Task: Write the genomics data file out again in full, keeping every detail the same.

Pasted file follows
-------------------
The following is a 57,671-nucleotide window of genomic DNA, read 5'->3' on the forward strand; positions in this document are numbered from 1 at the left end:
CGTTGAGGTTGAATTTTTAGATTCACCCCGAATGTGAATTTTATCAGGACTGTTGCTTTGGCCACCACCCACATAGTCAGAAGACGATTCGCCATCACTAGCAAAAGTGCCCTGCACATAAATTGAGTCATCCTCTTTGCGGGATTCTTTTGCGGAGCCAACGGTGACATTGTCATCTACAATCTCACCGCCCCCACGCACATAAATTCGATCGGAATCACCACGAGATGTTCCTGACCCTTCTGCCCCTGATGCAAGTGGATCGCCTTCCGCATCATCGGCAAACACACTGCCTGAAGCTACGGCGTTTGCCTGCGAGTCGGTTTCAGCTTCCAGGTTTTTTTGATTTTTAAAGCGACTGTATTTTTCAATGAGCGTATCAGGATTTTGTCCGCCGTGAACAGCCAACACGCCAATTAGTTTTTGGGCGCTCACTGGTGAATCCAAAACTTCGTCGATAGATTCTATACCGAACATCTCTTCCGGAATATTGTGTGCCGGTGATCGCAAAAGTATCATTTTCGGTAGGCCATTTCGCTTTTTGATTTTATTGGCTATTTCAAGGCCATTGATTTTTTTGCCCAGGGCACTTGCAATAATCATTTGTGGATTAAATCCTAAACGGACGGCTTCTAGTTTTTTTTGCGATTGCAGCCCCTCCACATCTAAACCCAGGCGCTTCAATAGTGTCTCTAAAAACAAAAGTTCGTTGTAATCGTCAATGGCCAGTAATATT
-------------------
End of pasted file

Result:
The following is a 57,671-nucleotide window of genomic DNA, read 5'->3' on the forward strand; positions in this document are numbered from 1 at the left end:
CGTTGAGGTTGAATTTTTAGATTCACCCCGAATGTGAATTTTATCAGGACTGTTGCTTTGGCCACCACCCACATAGTCAGAAGACGATTCGCCATCACTAGCAAAAGTGCCCTGCACATAAATTGAGTCATCCTCTTTGCGGGATTCTTTTGCGGAGCCAACGGTGACATTGTCATCTACAATCTCACCGCCCCCACGCACATAAATTCGATCGGAATCACCACGAGATGTTCCTGACCCTTCTGCCCCTGATGCAAGTGGATCGCCTTCCGCATCATCGGCAAACACACTGCCTGAAGCTACGGCGTTTGCCTGCGAGTCGGTTTCAGCTTCCAGGTTTTTTTGATTTTTAAAGCGACTGTATTTTTCAATGAGCGTATCAGGATTTTGTCCGCCGTGAACAGCCAACACGCCAATTAGTTTTTGGGCGCTCACTGGTGAATCCAAAACTTCGTCGATAGATTCTATACCGAACATCTCTTCCGGAATATTGTGTGCCGGTGATCGCAAAAGTATCATTTTCGGTAGGCCATTTCGCTTTTTGATTTTATTGGCTATTTCAAGGCCATTGATTTTTTTGCCCAGGGCACTTGCAATAATCATTTGTGGATTAAATCCTAAACGGACGGCTTCTAGTTTTTTTTGCGATTGCAGCCCCTCCACATCTAAACCCAGGCGCTTCAATAGTGTCTCTAAAAACAAAAGTTCGTTGTAATCGTCAATGGCCAGTAATATT